I am kicking off Diamond Dialogues, a series of interviews with mostly outside experts about the direction of our industry.
For this first interview, I spoke with Susan Falls, author of Clarity, Cut, and Culture: The Many Meanings of Diamonds (NYU Press). Falls is an anthropology professor at Savannah College of Art and Design in Savannah, Ga., and her book is built around conversations with consumers and their feelings about diamonds.
Falls discusses how the industry should be talking about its product, why the hip-hop community embraced bling, and why even people who have mixed feelings about diamonds will buy them anyway.
JCK: How did you get interested in this topic?
Susan Falls: I teach anthropology, and I work with material culture. I am interested in things, objects; I am interested in the way different kinds of objects have meanings for us.
I am not a big jewelry person, but we do have some diamonds in our family, they are important to me, and I have a lot of memories associated with them. I find them beautiful and interesting. And when you talk to people about diamonds everyone has a story about diamonds. Everyone has an opinion about them.
JCK: In your research, did anything surprise you?
Falls: One thing that surprised me was that there was a lot of variety in terms of what people thought about them. I thought the marketing would mirror the way people talked about them. But once people have them in their hands and on their bodies, they were creative in how they talk about them.
A lot of people told me they felt that diamonds would absorb the characteristics of the person who wore them. That is why they didn’t want to inherit the diamond of someone they didn’t like, or if it was someone they liked, they felt the diamonds would bring those qualities to them.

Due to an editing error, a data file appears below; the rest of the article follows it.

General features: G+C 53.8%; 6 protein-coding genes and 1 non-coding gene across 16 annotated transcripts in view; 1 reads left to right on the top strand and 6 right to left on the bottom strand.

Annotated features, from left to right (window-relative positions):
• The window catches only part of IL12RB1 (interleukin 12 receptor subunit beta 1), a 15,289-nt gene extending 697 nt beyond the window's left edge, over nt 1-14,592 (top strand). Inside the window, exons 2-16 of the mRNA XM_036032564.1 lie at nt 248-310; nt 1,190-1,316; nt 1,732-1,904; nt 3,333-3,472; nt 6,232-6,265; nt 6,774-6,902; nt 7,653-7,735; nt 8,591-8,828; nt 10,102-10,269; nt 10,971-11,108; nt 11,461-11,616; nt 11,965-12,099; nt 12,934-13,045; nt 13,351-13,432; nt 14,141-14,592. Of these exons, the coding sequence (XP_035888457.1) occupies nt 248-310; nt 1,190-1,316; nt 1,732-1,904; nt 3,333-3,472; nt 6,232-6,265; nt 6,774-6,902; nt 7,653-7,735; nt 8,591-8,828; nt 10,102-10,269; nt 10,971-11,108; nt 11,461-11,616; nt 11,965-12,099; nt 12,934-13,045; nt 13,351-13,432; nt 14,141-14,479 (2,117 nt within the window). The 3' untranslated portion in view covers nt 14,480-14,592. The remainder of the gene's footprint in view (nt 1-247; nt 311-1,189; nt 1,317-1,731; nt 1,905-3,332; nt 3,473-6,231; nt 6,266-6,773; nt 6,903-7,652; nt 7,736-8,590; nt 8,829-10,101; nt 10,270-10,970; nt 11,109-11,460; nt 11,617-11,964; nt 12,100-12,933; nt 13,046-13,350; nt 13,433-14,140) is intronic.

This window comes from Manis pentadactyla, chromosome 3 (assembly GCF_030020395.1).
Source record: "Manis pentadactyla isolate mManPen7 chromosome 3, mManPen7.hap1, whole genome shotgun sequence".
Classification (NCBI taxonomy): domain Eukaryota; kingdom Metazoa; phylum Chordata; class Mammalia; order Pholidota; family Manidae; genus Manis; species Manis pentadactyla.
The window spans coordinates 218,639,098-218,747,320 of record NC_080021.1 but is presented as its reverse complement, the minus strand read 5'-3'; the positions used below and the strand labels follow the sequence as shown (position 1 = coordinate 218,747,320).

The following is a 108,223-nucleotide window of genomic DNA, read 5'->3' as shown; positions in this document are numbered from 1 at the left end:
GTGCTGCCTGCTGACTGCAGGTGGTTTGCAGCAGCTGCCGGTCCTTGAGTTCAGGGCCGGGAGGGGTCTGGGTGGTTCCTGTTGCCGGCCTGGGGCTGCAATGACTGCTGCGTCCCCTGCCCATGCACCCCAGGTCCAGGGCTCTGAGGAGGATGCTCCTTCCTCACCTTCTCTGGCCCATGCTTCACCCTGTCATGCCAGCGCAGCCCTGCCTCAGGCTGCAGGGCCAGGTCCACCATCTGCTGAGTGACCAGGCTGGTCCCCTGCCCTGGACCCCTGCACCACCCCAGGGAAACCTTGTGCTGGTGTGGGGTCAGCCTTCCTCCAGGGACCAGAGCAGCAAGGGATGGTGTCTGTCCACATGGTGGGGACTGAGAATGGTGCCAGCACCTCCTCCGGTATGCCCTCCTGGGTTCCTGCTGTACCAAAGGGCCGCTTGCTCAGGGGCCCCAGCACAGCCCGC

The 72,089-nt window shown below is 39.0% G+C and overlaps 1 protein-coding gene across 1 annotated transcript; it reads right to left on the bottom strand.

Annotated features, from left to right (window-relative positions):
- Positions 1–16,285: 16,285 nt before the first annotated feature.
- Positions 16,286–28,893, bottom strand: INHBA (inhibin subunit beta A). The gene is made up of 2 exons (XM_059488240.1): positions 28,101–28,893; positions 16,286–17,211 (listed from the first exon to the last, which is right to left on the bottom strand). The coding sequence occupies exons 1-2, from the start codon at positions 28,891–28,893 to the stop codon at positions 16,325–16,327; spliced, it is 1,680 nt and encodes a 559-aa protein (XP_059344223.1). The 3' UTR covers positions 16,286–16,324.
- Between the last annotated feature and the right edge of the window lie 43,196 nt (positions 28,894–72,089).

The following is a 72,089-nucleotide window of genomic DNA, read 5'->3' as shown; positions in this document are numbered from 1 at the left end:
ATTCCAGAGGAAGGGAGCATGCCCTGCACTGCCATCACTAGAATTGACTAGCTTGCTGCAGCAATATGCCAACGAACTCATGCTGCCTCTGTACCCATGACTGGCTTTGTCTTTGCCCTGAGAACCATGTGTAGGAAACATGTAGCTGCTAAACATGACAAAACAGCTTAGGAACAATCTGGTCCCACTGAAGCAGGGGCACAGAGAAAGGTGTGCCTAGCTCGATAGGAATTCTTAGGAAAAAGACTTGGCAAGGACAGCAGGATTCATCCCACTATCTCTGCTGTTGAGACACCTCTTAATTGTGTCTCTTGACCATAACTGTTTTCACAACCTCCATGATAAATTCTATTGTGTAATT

For many, the memories associated with diamonds are powerful. Sometimes they keep them as a memorial to certain people. They might not interact with them on a daily basis but if they lose them, they go crazy.
JCK: We often hear about the power of the “A Diamond Is Forever” slogan. How much has that played a role?
Falls: About 85 to 90 percent of the people I talked to during the conversation brought it up, and some didn’t agree with it. It’s part of the American vernacular about diamonds. It’s all around us.
It’s so pithy and succinct and contains a tremendous amount of information and can be read in so many different ways. It is such a genius tagline. They don’t come along that often.
JCK: Many critics say that America’s affection for diamonds is all based on De Beers’ marketing campaigns. But could the same kind of campaign have worked as well for another product?
Falls: I don’t know. I do think that there is something about the fact that they are clear that makes them a good vehicle for a lot of different type of stories. They don’t have many variables, and that makes them kind of special.
I do think there is something very eye-catching about a well-cut diamond. There is something about them that people respond to.
JCK: There are some fears that the younger generation does not have interest in diamonds that prior generations did.